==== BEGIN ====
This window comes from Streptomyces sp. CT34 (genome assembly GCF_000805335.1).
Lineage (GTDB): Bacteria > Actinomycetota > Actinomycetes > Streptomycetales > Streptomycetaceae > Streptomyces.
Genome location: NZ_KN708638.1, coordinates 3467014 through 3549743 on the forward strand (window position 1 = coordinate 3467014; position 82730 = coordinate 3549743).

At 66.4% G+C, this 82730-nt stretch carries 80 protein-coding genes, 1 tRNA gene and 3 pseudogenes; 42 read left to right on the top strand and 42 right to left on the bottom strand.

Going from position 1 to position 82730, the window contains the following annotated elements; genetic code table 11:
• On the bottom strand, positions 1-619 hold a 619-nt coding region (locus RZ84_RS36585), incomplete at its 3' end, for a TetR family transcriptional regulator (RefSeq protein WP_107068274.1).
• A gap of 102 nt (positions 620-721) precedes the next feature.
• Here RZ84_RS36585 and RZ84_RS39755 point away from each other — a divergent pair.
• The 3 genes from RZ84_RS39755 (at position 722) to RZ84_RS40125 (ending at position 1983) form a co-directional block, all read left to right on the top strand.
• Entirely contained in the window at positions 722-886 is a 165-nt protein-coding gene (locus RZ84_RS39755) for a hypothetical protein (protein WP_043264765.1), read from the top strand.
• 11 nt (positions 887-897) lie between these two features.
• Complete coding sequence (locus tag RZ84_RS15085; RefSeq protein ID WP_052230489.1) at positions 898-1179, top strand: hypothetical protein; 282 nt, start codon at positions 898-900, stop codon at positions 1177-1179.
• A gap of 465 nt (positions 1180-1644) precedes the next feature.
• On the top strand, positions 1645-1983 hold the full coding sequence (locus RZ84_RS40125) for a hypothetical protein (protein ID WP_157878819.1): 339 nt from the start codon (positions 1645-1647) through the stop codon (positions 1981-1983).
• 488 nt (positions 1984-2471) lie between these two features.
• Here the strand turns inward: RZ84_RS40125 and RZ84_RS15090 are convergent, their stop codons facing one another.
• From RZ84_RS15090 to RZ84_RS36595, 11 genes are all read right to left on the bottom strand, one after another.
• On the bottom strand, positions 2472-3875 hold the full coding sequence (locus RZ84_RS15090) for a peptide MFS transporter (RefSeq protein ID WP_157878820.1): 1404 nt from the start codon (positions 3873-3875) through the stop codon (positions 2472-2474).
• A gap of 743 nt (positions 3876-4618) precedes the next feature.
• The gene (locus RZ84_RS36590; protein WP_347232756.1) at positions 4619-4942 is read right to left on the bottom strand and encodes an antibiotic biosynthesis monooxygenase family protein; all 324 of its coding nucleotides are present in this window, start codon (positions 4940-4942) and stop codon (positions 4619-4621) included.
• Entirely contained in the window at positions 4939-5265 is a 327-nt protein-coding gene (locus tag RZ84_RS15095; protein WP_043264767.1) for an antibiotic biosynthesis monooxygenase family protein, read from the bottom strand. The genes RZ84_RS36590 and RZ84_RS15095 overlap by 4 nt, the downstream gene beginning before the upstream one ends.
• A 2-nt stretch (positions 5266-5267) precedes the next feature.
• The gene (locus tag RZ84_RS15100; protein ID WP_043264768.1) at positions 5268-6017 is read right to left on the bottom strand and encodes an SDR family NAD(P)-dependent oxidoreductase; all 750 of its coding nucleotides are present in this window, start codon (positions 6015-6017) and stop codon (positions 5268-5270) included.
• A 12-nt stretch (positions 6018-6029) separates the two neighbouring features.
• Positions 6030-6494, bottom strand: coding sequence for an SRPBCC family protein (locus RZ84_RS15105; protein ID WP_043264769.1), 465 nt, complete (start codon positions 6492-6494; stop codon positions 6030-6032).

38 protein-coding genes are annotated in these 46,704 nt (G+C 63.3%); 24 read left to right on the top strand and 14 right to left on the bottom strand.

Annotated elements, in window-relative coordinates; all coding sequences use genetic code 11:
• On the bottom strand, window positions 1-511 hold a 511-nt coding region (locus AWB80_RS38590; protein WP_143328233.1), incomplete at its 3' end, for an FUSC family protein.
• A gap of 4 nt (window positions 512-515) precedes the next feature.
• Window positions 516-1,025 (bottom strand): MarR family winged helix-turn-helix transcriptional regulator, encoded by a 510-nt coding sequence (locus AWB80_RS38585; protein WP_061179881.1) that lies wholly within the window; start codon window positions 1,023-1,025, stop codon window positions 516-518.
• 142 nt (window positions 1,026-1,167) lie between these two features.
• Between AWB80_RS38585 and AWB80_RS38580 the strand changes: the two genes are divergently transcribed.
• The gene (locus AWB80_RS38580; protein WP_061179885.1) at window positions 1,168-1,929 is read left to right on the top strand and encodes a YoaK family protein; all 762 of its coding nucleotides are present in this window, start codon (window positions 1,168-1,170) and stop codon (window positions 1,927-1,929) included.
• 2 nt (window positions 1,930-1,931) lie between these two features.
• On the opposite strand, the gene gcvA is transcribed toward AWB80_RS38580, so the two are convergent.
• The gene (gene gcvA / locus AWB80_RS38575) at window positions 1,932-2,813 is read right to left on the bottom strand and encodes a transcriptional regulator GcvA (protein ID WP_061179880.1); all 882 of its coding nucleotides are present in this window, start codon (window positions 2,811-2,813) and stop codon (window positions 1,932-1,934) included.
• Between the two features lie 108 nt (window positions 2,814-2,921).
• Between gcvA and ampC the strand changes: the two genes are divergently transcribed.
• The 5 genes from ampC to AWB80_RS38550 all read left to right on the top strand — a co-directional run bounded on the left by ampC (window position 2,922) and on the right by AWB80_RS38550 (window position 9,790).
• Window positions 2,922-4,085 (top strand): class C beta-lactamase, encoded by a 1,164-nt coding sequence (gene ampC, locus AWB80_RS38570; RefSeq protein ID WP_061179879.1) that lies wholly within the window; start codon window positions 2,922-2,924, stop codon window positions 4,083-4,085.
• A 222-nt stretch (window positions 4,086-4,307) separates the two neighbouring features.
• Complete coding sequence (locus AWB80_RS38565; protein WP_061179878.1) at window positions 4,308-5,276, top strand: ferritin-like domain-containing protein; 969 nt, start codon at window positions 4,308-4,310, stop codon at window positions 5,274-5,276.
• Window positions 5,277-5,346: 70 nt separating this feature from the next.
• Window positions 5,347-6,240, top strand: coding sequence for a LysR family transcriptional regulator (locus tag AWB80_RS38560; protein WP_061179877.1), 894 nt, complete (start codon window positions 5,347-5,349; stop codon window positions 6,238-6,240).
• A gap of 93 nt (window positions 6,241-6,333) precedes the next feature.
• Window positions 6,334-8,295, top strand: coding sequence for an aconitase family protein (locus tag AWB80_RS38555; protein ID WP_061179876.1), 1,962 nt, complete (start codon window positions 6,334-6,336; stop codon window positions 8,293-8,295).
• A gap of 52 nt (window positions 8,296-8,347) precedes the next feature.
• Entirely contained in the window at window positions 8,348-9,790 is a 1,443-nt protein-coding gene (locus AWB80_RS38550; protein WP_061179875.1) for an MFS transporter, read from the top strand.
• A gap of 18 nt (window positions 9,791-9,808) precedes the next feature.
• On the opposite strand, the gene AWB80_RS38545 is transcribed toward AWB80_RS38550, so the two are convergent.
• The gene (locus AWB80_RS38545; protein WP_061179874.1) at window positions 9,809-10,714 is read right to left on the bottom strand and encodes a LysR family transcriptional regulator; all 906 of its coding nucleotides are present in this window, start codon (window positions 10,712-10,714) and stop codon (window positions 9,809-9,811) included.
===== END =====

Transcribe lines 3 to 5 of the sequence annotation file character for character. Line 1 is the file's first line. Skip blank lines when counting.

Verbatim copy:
Genome location: NZ_KN708638.1, coordinates 3467014 through 3549743 on the forward strand (window position 1 = coordinate 3467014; position 82730 = coordinate 3549743).

At 66.4% G+C, this 82730-nt stretch carries 80 protein-coding genes, 1 tRNA gene and 3 pseudogenes; 42 read left to right on the top strand and 42 right to left on the bottom strand.

Going from position 1 to position 82730, the window contains the following annotated elements; genetic code table 11: